Payroll fraud takes on a myriad of different forms, one of the more prominent of which is buddy-punching. Far from workplace brawls between friends, buddy-punching involves employees punching in for other employees who have yet to arrive on the premises.
Regardless of the rationale, buddy-punching is responsible for hundreds of millions of lost revenue per year; while you most likely won’t be able to eliminate it entirely, here are a few ways to combat fraudulent time card punches.
What is Buddy-Punching?
Specifically, buddy-punching refers to a situation in which one coworker punches in for another coworker by entering their sign-in credentials or swiping their punch card. There are several reasons for which buddy-punching might take place, but commonly cited ones include the following:
- An employee is running late and asks their friend to cover their punch
- An employee willingly wishes to abuse the punch-in system
- An employee wants to manipulate the time during which they’re working on paper
It’s important to keep in mind that buddy-punching for any reason is a serious offense and should involve, at the very least, a protracted investigation of all involved parties. Even if one employee is simply trying to cover for another employee in a one-time situation, setting a zero-tolerance policy for fraudulent payroll reporting is a necessary precedent.
Failing policy, you have a few prophylactic measures you can take to cut down on buddy-punching in the future.
If money isn’t a factor, one of the most obvious answers to buddy-punching is a biometric clock. As the name suggests, a biometric clock uses a strongly identifying physical feature (e.g., a fingerprint or an iris scan) to indicate that the employee has reached the premises. While expensive, the main draw of such a clock is that it eliminates any potential for buddy-punching in addition to several other forms of payroll fraud.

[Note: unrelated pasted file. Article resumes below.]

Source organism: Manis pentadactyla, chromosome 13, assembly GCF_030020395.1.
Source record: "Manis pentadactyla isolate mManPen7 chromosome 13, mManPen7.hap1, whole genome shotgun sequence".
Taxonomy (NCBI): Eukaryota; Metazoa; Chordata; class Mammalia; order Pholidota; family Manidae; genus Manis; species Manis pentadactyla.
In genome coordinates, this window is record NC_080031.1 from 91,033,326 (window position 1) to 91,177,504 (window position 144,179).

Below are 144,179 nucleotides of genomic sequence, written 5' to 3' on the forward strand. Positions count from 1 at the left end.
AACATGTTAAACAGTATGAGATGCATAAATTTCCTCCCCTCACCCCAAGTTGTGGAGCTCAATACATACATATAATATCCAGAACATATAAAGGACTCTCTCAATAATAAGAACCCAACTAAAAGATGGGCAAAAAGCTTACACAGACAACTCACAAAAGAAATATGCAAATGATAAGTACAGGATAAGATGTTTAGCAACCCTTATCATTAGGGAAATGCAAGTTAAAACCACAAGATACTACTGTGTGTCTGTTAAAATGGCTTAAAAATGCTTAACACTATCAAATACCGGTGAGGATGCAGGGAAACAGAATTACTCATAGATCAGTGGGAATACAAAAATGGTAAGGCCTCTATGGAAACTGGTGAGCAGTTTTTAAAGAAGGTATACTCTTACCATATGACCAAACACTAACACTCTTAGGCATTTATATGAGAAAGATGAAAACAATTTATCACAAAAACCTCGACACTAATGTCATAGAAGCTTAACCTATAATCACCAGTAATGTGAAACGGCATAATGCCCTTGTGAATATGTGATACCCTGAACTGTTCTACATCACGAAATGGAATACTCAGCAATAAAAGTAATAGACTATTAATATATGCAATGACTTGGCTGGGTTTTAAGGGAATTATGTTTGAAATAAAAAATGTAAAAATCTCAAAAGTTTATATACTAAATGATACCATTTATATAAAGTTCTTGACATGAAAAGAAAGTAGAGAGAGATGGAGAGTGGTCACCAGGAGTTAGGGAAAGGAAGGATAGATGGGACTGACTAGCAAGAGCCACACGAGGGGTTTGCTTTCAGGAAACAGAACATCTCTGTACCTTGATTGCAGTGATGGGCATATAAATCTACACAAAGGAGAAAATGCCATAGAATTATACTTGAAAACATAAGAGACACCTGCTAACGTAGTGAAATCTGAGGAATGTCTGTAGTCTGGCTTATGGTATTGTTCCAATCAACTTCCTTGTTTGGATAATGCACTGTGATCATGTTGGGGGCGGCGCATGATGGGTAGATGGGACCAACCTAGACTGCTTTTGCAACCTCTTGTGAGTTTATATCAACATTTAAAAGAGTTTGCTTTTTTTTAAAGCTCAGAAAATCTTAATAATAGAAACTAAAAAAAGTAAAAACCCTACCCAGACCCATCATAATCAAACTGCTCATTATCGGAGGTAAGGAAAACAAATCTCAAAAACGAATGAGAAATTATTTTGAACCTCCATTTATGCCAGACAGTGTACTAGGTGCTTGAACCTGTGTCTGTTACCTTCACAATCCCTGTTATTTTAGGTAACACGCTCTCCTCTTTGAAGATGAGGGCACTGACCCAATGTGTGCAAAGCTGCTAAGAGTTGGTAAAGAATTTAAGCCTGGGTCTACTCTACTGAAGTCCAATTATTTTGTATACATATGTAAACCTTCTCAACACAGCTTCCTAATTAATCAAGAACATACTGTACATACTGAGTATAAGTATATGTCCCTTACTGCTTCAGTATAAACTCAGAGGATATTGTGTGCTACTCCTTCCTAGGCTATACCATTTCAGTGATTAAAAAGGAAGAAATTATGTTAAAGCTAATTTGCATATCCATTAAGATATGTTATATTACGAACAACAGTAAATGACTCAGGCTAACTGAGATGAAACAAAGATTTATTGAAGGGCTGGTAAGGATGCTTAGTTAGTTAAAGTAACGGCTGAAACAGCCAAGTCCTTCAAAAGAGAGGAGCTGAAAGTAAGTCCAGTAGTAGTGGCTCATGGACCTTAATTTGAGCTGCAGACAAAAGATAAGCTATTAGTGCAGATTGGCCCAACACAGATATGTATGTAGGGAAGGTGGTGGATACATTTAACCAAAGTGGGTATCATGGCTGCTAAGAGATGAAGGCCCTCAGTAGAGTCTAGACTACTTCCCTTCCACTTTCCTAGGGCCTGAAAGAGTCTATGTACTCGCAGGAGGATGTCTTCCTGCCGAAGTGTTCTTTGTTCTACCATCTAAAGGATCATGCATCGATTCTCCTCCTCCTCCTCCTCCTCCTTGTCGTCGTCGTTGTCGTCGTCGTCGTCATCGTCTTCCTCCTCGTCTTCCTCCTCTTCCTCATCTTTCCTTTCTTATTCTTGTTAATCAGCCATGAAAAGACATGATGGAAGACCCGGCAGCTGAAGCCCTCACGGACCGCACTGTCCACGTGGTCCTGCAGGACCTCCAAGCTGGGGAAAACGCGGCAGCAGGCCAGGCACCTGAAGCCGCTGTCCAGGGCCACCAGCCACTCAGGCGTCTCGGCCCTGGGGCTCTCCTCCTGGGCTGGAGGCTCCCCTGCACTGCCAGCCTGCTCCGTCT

Proximity cards are another option if installing biometric clocks proves to be too expensive or time-consuming of an endeavor. These devices only allow employees to punch in if they have a specific RFID card that they can scan at the time. One obvious drawback of this system is that employees can clearly pass their cards to coworkers ahead of time if they so choose, but using a proximity card eliminates spur-of-the-moment fraud in most cases.
If high-tech options aren’t on the table, don’t fret—with more of a time investment, you can achieve similar results when attempting to combat buddy-punching. The most obvious option at your disposal is manual monitoring—that is, recording the punch-in location(s) and reviewing the footage if questions arise. Unfortunately, this method is much more focused on verifying that an employee whom you already suspect of wrongdoing is committing fraud—otherwise, it’s too much of a time-sink.
A less-attractive option involves literally observing—either first-hand or second-hand through a manager—employee punch-ins. Naturally, you would only want to do this in a workplace with a relatively small team, making it less likely that buddy-punching would occur in the first place; nevertheless, it’s an option you can use if you truly have no other way of preventing payroll fraud.
Other Support Options
In an environment in which none of your disposable income can go toward installing new systems—high-tech or otherwise—you do still have a few options at hand, the easiest of which is the aforementioned zero-tolerance policy. Letting employees know that any form of payroll fraud is instant grounds for termination may not eliminate buddy-punching entirely, but it will ensure that both you and your employees have clearly defined boundaries.
If a firm touch isn’t your usual dominion, encouraging employees to call or email you in situations in which they might otherwise decide to buddy-punch might make the difference. Simply ensuring that employees know you’re approachable may be enough to prevent them from committing payroll fraud, and implementing an open-line communication system in your workplace is never a bad idea regardless of the context.
Above all, supporting employees with positivity and communication will usually be enough to avoid fraudulent payroll practices. As long as they know not to take advantage of your flexibility, you’re statistically more likely to come out on top (financially) if you’re forgiving of the occasional mistake than if you facilitate an environment in which employees feel like they have to lie about their punch times.
Buddy-punching is a serious issue in any workplace, and yours is no exception. For more information about how you can cut down on buddy-punching and other unproductive workplace habits, call Abacus Payroll at (856) 667-6225 today!